The performance of AGC was first investigated by placing a variable gain electrical amplifier between the photodiode and the ADC to perform burst by burst power equalisation. However, use of an AC-coupled receiver results in large BLW excursions of the initial part of the burst as shown on the input signal in Fig. 4(a). After amplification these excursions are clipped by the rails of the ADC which leads to loss of data from the start of the burst as shown in Fig. 4(b). Thus, it is necessary to use a DC-coupled amplifier to avoid clipping in the ADC. Such DC-coupled variable gain amplifiers at 10 Gb/s are not readily available so, to eliminate the effects of AC-coupling, both bursts were equally attenuated and the performance with and without AGC, using an AC-coupled variable gain amplifier, was measured. Figure 3 shows that without AGC the performance of the DBMRx with equal power bursts is similar to that obtained when the burst power varies from burst-to-burst. This indicates that the amplitude of the previous burst and hence the variation in the initial burst offset of the subsequent burst does not effect the performance of the DBMRx. This is consistent with Eldering’s theoretical work on the sensitivity penalty of burst mode receivers which showed that for threshold determination based on a preamble of 16 or more bits the penalty when compared to continuous operation was less than 0.28 dB . In this work a burst preamble of 16 bits is used to determine the initial amplitude and decision threshold. When AGC is employed the optical power margin is increased by 4 dB as shown in Fig. 3 and the receiver sensitivity is now limited by electrical noise arising from the photodiode and variable gain amplifier.
Secondly, we investigated optical burst power equalization before the photodiode using an electrically gain controlled SOA. The equalization of the burst power before the photodiode allows a conventional AC-coupled photodiode to be used as the effects of BLW are minimised and ensures that the full quantization range of the ADC is used for both weak and strong bursts, thus, reducing the penalty resulting from the quantization error. In an actual system the SOA gain would set by a feed-forward controller based on a measurement of the average power of the incoming bursts such as that proposed by Aw et al. . However, for the purposes of this demonstration where there are only two bursts of known amplitude we simply used an arbitrary waveform generator to supply the two level electrical drive signal that sets the SOA gain thereby equalizing the bursts. The SOA gain could be varied between transparency and 10.5 dB with a switching time of much less than the 100 ns guard time that was used in these experiments. Figure 3 shows that the use of optical burst equalization before the receiver improves the power margin by 9.5 dB from that obtained without any equalization. This increase in power margin is consistent with the variable gain provided by the SOA.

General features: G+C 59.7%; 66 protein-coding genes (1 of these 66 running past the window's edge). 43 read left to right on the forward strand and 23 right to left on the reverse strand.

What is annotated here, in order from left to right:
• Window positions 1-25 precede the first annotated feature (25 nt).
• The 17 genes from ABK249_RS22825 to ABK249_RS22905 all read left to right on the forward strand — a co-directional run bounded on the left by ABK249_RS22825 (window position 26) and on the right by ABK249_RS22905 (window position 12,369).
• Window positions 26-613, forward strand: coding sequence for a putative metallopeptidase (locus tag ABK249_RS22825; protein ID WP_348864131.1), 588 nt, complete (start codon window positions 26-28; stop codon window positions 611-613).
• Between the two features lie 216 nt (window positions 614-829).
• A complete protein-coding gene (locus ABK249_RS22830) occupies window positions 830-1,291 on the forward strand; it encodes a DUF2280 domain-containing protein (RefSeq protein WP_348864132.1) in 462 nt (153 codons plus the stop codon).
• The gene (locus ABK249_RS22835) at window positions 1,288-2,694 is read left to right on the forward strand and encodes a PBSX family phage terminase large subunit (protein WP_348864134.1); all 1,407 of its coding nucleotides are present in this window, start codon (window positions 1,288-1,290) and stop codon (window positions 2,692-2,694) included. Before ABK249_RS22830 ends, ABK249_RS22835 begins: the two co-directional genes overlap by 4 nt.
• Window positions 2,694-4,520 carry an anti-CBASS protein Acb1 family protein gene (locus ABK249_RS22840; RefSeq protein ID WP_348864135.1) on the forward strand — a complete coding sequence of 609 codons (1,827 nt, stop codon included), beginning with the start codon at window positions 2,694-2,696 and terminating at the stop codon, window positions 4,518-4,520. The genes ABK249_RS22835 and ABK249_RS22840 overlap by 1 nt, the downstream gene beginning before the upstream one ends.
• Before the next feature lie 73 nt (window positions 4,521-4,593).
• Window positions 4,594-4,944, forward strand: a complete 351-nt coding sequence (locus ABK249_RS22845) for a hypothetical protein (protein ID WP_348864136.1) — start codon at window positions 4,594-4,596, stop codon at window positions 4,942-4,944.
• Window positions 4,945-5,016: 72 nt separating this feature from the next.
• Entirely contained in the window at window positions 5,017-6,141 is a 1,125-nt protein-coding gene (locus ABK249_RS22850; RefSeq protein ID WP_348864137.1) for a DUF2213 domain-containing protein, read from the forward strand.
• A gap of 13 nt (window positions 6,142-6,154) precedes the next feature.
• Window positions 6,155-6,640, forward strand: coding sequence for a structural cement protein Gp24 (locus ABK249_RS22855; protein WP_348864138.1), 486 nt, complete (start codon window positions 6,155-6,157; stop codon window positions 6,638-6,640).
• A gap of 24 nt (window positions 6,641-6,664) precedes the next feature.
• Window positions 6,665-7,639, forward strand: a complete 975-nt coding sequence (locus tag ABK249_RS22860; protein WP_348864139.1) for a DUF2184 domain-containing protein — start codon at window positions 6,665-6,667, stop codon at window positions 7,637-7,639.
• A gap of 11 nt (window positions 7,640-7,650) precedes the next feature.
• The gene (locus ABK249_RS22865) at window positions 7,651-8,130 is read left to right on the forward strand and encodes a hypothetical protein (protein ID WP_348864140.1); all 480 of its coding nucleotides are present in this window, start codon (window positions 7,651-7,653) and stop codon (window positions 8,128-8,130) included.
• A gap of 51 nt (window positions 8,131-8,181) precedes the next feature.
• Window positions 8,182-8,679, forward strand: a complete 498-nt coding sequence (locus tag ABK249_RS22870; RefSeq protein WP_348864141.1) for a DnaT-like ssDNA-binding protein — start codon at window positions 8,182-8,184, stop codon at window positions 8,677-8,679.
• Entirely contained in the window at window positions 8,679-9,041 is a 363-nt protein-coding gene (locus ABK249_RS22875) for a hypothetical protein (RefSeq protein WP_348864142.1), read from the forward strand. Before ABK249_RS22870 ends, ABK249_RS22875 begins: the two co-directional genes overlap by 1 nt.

An AC-coupled digital burst-mode receiver for 10 Gb/s NRZ data, without additional line coding, suitable for use in OBS, OPS and PONs has been demonstrated. Asynchronous ADC at 20 GS/s allows for efficient implementation of symbol timing recovery, amplitude and baseline wander compensation in digital signal processing requiring only a 32 bit burst preamble. This is equivalent to a burst acquisition time of 3.2 ns. In addition to this overhead the use of eFEC will add a further 7.14% overhead. The receiver has a 7 dB burst-to-burst dynamic range with respect to burst power variations which is limited by the quantization error in the ADC.
The use of electrical gain control overcomes the limitations arising from the quantization error improving the dynamic range to 11 dB, however, this necessitates the use of a DC coupled photo receiver and variable gain amplifier. Optical burst equalization before the photo receiver and ADC overcomes the limitations arising from the quantization error without the need for a DC-coupled receiver and variable gain amplifier and further extends the dynamic range to 16.5 dB.
The low overhead, small penalty burst transmission, large dynamic range and burst length versatility make this type of receiver ideal for application in dynamic network architectures with burst timescales ranging from nanoseconds through to continuous data.
This work was supported by an EPSRC Advanced Research Fellowship EP/D074088/1, EU NOBEL, and Bookham Technologies.